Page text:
However, considering the value of goods output by the agri-food sector was €8 billion in 2017, fears of non-competitiveness that can be associated with reducing CO2 emissions, from agriculture for example, is a more probable barrier.
Mental observation #6: I do hope Leo Vradkar leads by example in deciding to go full whack vegan and create chaos for the IFA Irish Farmers Association)!
To conclude on a more realistic note, in terms of climate mitigation, industry and production efficiency is not necessarily sustainable and both will continue to emit GHGs as production outputs increase annually. Collecting revenue from non-renewable fuels, as seen in the Canadian and Norwegian models, is not guaranteed as being effective in reducing GHGs and is not likely to instil the needed behaviour change in society to switch to renewables. There are short-term risks of reduced market competitiveness associated with reducing GHGs, however revenue generated from carbon tax can subsidise employment generating renewable energy development. Introducing an incremental carbon tax with fully transparent investment into environmental schemes such as sustainable transport infrastructure and the retro-fitting of buildings will create real and measurable reductions in Ireland’s CO2 emissions. By committing to an incremental carbon price structure, individuals and businesses can accurately plan to invest in fuels and renewable energy sources which are less CO2 intensive. Furthermore, individuals will be more likely to accept carbon tax increases if they can utilise available sustainable modes of transport and see the financial returns of retro-fitting their homes to being energy efficient.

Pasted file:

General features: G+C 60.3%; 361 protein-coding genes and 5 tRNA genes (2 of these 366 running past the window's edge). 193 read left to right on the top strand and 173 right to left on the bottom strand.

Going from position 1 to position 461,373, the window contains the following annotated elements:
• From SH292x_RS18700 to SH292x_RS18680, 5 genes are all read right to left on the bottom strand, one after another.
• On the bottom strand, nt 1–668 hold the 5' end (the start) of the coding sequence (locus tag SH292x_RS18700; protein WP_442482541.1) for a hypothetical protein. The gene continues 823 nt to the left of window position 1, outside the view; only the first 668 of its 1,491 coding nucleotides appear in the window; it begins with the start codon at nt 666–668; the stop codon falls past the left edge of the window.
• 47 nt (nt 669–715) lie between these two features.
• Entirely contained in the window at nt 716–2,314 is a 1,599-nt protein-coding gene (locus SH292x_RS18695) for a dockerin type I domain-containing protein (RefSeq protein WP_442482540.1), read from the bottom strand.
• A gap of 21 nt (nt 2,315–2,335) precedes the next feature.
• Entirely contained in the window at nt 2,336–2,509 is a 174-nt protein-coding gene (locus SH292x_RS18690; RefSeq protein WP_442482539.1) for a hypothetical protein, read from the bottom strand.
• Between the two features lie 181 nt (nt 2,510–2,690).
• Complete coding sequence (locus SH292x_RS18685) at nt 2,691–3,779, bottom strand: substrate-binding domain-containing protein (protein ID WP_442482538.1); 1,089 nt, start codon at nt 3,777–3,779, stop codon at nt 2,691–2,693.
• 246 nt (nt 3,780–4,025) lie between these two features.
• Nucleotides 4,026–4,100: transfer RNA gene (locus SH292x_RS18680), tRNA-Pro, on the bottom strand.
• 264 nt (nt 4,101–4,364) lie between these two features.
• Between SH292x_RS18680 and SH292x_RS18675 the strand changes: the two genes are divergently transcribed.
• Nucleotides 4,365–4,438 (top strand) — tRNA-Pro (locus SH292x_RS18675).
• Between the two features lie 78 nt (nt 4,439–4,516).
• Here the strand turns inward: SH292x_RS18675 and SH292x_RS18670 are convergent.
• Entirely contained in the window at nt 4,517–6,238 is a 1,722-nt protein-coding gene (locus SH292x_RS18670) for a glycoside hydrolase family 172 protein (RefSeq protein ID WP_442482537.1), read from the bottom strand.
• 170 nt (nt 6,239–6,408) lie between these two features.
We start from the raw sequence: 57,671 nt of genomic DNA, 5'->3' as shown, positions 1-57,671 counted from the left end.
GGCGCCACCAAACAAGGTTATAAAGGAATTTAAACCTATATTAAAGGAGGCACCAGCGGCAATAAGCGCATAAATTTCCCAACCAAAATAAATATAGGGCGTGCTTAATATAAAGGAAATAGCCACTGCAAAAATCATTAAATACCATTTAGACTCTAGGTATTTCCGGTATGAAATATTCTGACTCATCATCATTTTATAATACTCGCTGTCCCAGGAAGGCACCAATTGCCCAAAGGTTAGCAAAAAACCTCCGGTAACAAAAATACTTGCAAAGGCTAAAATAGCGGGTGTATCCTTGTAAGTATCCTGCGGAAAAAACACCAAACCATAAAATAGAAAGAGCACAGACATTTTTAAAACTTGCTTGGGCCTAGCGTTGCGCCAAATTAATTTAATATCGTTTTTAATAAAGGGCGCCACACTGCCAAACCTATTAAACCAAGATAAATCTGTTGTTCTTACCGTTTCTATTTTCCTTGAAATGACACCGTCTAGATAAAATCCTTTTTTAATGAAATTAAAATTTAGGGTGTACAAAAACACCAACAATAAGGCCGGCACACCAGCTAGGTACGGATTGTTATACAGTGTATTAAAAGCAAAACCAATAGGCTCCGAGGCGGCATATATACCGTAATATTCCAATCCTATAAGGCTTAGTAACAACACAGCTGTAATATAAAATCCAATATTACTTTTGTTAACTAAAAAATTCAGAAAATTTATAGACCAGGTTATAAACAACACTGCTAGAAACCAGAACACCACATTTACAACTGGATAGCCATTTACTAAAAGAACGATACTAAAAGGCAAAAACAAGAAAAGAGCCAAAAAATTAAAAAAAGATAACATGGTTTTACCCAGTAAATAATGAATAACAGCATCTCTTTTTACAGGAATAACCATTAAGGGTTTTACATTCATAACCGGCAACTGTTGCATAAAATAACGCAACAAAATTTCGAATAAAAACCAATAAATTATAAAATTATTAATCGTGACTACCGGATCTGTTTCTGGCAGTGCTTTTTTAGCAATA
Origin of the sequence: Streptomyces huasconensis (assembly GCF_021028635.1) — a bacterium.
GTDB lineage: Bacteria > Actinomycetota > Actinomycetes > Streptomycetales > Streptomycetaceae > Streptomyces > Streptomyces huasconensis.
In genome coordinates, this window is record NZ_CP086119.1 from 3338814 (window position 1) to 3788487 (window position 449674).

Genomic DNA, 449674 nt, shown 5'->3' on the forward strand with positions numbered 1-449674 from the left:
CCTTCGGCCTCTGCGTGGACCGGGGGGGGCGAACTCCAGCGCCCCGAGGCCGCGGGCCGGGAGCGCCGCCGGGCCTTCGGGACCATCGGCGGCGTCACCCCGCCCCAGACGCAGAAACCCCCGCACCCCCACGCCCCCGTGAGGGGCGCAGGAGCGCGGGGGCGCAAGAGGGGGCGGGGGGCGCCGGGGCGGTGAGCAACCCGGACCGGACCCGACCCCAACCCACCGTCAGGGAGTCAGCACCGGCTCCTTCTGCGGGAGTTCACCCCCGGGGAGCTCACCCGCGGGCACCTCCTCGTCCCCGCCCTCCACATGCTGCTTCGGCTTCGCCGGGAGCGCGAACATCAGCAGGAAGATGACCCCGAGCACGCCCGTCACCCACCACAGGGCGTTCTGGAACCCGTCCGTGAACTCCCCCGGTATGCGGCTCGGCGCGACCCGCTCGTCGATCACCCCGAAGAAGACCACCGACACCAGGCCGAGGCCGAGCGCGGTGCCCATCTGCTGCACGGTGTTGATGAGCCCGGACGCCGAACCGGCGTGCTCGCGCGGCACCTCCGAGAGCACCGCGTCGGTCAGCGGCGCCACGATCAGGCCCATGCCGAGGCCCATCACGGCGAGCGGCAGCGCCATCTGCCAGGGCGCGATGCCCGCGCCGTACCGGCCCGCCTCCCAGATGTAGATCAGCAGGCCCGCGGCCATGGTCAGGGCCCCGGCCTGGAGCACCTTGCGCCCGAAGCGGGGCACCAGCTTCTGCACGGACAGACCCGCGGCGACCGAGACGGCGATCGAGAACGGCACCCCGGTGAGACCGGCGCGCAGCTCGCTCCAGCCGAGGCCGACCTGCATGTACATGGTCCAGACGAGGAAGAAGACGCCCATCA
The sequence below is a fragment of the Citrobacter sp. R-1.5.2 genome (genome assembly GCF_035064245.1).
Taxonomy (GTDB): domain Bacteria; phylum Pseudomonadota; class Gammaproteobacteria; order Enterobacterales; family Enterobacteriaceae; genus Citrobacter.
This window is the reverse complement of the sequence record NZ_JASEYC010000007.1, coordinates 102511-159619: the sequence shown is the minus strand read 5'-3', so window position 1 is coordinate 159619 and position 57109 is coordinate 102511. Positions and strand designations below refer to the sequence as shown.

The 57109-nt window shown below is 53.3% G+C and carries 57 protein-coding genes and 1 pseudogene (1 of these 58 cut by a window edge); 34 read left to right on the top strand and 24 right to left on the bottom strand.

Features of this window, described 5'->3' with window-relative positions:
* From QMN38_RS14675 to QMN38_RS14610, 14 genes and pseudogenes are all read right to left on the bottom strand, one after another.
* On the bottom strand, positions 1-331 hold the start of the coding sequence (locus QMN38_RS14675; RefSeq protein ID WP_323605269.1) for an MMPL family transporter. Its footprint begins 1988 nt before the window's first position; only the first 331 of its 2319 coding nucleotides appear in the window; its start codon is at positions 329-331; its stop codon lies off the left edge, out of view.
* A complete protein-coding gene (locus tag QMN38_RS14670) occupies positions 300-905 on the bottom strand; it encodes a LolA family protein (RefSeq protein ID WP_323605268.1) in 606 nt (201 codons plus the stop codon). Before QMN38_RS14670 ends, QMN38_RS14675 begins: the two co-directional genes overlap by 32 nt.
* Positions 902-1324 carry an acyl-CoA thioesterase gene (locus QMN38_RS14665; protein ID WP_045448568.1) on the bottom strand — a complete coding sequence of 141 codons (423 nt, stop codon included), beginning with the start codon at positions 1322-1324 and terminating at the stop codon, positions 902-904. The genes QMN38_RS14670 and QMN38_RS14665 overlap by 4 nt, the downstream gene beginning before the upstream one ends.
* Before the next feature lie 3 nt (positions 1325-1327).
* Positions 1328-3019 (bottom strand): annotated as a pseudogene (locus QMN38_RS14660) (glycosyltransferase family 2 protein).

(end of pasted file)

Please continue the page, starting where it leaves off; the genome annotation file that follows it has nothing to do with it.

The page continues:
So, are you ready and willing to start paying an incremental carbon tax increase? TICK here.
#7: PS. Sorry for the bashing @campaignforLeo and the best of luck with the Greens.
Further reading and references
Greenhouse Gas Emissions – Do Carbon Taxes Work?, Annegrete Bruvoll and Bodil Merethe Larsen.- Statistics Norway, 2004.
Pre-Budget 2019: Energy and Environmental Tax Issues and Options, Parliamentary Budget Office, 2018.
Refining the evidence: British Columbia’s carbon tax and household gasoline consumption, Chad Lawley and Vincent Thivierge, 2018.